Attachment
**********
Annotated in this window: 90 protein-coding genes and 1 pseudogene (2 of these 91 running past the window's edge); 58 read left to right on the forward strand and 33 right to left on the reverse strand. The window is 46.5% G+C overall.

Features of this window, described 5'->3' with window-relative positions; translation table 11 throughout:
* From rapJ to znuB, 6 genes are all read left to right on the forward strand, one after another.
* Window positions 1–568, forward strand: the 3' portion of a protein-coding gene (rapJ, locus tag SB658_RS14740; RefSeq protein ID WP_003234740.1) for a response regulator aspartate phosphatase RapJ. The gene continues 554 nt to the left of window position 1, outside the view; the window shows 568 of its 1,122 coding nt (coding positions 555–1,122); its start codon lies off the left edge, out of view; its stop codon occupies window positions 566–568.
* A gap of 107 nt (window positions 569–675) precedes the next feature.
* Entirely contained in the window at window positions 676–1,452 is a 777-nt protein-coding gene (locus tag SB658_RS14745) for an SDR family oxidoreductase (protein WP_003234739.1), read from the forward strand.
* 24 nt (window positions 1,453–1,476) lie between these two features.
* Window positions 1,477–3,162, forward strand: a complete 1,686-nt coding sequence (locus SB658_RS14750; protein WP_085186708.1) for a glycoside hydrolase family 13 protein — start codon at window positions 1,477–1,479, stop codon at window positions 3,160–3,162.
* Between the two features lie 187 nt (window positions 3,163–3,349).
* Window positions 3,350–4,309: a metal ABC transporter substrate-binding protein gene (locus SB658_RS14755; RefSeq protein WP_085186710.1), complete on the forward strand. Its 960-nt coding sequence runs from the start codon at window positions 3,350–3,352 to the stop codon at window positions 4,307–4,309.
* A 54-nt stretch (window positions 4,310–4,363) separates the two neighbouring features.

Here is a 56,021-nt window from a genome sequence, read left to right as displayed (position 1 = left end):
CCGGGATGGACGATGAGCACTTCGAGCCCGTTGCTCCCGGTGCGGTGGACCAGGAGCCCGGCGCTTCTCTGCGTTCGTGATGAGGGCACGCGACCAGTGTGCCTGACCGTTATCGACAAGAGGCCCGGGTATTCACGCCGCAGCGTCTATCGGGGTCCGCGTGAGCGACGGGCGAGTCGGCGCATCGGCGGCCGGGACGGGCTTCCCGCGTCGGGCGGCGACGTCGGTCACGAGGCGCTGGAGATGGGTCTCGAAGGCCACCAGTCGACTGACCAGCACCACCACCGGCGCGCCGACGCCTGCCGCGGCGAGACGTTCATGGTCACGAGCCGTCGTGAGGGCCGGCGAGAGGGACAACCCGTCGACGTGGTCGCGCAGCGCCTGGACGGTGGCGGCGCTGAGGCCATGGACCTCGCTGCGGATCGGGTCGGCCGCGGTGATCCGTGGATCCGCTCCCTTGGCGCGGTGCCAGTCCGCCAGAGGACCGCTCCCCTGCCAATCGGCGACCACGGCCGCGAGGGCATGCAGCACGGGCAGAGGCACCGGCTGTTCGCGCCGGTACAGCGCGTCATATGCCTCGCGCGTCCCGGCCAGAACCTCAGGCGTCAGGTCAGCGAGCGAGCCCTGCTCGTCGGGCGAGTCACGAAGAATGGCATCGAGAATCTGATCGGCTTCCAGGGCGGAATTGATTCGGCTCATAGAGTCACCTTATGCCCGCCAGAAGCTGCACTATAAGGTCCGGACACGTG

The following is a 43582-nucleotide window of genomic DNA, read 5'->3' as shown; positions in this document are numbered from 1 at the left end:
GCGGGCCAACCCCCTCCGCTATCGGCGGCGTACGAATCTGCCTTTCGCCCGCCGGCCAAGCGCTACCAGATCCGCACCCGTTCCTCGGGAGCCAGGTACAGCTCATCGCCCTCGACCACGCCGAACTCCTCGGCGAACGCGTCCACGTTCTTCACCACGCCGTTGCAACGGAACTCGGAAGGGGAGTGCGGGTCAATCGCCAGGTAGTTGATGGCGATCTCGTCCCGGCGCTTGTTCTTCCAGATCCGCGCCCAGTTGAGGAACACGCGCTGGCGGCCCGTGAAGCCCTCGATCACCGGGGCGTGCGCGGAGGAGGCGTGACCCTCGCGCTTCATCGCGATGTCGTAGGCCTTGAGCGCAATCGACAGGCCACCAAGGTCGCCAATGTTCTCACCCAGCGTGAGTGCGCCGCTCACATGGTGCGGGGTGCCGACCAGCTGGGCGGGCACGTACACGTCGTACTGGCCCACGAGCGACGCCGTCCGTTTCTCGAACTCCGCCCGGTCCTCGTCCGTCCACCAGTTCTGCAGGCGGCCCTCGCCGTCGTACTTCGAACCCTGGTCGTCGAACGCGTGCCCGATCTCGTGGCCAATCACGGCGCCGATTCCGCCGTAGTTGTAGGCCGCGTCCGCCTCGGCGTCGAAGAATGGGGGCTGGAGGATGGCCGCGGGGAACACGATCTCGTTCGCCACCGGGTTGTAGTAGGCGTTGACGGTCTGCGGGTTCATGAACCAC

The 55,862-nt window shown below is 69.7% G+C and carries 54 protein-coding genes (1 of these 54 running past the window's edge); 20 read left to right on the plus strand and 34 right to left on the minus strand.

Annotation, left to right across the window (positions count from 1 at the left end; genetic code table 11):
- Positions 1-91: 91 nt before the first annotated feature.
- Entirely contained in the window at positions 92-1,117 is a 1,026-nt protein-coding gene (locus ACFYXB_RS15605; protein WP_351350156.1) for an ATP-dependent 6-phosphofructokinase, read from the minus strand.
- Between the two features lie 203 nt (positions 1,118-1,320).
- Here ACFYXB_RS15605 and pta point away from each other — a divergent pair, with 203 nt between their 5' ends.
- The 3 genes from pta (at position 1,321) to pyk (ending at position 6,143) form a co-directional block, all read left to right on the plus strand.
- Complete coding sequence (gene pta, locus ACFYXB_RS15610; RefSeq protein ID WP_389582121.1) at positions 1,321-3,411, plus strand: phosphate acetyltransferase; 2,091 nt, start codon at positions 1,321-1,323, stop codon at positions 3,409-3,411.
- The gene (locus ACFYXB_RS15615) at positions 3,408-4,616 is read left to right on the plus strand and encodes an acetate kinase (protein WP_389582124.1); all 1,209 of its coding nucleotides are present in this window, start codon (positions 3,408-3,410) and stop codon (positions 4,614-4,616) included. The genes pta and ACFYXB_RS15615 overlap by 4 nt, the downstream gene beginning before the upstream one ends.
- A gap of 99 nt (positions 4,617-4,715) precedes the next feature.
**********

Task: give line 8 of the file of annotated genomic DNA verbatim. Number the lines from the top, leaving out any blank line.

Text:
* Window positions 1,477–3,162, forward strand: a complete 1,686-nt coding sequence (locus SB658_RS14750; protein WP_085186708.1) for a glycoside hydrolase family 13 protein — start codon at window positions 1,477–1,479, stop codon at window positions 3,160–3,162.